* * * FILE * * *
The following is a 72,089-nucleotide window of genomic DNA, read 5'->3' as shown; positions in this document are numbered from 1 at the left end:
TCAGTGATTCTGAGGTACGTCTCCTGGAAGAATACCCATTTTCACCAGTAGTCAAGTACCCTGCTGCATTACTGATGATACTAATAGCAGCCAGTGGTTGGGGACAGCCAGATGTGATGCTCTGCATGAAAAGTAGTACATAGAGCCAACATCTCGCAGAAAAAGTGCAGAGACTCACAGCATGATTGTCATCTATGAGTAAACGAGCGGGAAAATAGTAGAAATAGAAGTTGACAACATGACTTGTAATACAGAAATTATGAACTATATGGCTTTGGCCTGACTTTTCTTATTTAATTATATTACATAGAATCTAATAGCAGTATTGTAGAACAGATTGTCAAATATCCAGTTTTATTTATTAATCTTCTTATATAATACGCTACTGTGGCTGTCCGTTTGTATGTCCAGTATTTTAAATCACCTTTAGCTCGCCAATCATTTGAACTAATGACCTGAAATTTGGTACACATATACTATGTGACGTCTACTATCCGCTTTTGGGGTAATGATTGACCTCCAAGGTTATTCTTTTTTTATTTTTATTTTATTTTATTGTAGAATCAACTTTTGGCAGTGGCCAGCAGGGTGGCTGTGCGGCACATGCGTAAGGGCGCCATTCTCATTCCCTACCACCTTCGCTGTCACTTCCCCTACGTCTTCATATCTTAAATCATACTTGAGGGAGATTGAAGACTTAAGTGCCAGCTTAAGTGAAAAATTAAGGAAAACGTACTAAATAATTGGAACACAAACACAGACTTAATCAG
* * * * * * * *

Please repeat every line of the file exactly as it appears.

The following is a 72,089-nucleotide window of genomic DNA, read 5'->3' as shown; positions in this document are numbered from 1 at the left end:
TCAGTGATTCTGAGGTACGTCTCCTGGAAGAATACCCATTTTCACCAGTAGTCAAGTACCCTGCTGCATTACTGATGATACTAATAGCAGCCAGTGGTTGGGGACAGCCAGATGTGATGCTCTGCATGAAAAGTAGTACATAGAGCCAACATCTCGCAGAAAAAGTGCAGAGACTCACAGCATGATTGTCATCTATGAGTAAACGAGCGGGAAAATAGTAGAAATAGAAGTTGACAACATGACTTGTAATACAGAAATTATGAACTATATGGCTTTGGCCTGACTTTTCTTATTTAATTATATTACATAGAATCTAATAGCAGTATTGTAGAACAGATTGTCAAATATCCAGTTTTATTTATTAATCTTCTTATATAATACGCTACTGTGGCTGTCCGTTTGTATGTCCAGTATTTTAAATCACCTTTAGCTCGCCAATCATTTGAACTAATGACCTGAAATTTGGTACACATATACTATGTGACGTCTACTATCCGCTTTTGGGGTAATGATTGACCTCCAAGGTTATTCTTTTTTTATTTTTATTTTATTTTATTGTAGAATCAACTTTTGGCAGTGGCCAGCAGGGTGGCTGTGCGGCACATGCGTAAGGGCGCCATTCTCATTCCCTACCACCTTCGCTGTCACTTCCCCTACGTCTTCATATCTTAAATCATACTTGAGGGAGATTGAAGACTTAAGTGCCAGCTTAAGTGAAAAATTAAGGAAAACGTACTAAATAATTGGAACACAAACACAGACTTAATCAG